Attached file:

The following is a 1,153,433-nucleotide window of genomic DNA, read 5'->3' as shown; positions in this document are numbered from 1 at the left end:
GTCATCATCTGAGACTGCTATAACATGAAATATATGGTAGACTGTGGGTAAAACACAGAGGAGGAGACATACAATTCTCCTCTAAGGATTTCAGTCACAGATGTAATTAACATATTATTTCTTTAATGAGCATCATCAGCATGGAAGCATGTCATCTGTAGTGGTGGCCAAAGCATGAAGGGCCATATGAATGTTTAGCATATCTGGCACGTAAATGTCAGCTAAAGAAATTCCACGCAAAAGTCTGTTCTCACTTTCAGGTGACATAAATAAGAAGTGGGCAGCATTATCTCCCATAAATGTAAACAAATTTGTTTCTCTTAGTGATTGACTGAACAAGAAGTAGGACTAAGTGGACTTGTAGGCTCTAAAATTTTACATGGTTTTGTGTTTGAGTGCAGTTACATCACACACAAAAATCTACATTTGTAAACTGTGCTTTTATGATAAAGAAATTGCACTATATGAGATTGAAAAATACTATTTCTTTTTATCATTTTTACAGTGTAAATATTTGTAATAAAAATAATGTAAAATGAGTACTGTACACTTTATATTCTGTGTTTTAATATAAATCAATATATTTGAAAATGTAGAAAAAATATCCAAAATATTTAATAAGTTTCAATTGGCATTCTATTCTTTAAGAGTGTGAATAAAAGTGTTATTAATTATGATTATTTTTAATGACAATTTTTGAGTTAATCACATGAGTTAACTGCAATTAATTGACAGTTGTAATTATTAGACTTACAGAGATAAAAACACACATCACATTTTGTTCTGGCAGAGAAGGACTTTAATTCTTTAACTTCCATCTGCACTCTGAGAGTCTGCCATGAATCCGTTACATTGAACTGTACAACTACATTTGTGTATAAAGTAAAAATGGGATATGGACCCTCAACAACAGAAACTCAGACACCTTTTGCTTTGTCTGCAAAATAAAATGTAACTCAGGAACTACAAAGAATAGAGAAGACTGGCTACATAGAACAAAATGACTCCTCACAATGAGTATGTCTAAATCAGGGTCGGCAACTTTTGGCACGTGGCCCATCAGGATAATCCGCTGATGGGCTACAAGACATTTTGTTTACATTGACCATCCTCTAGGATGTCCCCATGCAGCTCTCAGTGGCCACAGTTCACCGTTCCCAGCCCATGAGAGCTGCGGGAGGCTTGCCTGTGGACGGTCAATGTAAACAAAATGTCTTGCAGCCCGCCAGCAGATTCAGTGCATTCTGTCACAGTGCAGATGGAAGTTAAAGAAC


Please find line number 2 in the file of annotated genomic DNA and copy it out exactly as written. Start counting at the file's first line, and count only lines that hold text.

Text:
GTCATCATCTGAGACTGCTATAACATGAAATATATGGTAGACTGTGGGTAAAACACAGAGGAGGAGACATACAATTCTCCTCTAAGGATTTCAGTCACAGATGTAATTAACATATTATTTCTTTAATGAGCATCATCAGCATGGAAGCATGTCATCTGTAGTGGTGGCCAAAGCATGAAGGGCCATATGAATGTTTAGCATATCTGGCACGTAAATGTCAGCTAAAGAAATTCCACGCAAAAGTCTGTTCTCACTTTCAGGTGACATAAATAAGAAGTGGGCAGCATTATCTCCCATAAATGTAAACAAATTTGTTTCTCTTAGTGATTGACTGAACAAGAAGTAGGACTAAGTGGACTTGTAGGCTCTAAAATTTTACATGGTTTTGTGTTTGAGTGCAGTTACATCACACACAAAAATCTACATTTGTAAACTGTGCTTTTATGATAAAGAAATTGCACTATATGAGATTGAAAAATACTATTTCTTTTTATCATTTTTACAGTGTAAATATTTGTAATAAAAATAATGTAAAATGAGTACTGTACACTTTATATTCTGTGTTTTAATATAAATCAATATATTTGAAAATGTAGAAAAAATATCCAAAATATTTAATAAGTTTCAATTGGCATTCTATTCTTTAAGAGTGTGAATAAAAGTGTTATTAATTATGATTATTTTTAATGACAATTTTTGAGTTAATCACATGAGTTAACTGCAATTAATTGACAGTTGTAATTATTAGACTTACAGAGATAAAAACACACATCACATTTTGTTCTGGCAGAGAAGGACTTTAATTCTTTAACTTCCATCTGCACTCTGAGAGTCTGCCATGAATCCGTTACATTGAACTGTACAACTACATTTGTGTATAAAGTAAAAATGGGATATGGACCCTCAACAACAGAAACTCAGACACCTTTTGCTTTGTCTGCAAAATAAAATGTAACTCAGGAACTACAAAGAATAGAGAAGACTGGCTACATAGAACAAAATGACTCCTCACAATGAGTATGTCTAAATCAGGGTCGGCAACTTTTGGCACGTGGCCCATCAGGATAATCCGCTGATGGGCTACAAGACATTTTGTTTACATTGACCATCCTCTAGGATGTCCCCATGCAGCTCTCAGTGGCCACAGTTCACCGTTCCCAGCCCATGAGAGCTGCGGGAGGCTTGCCTGTGGACGGTCAATGTAAACAAAATGTCTTGCAGCCCGCCAGCAGATTCAGTGCATTCTGTCACAGTGCAGATGGAAGTTAAAGAAC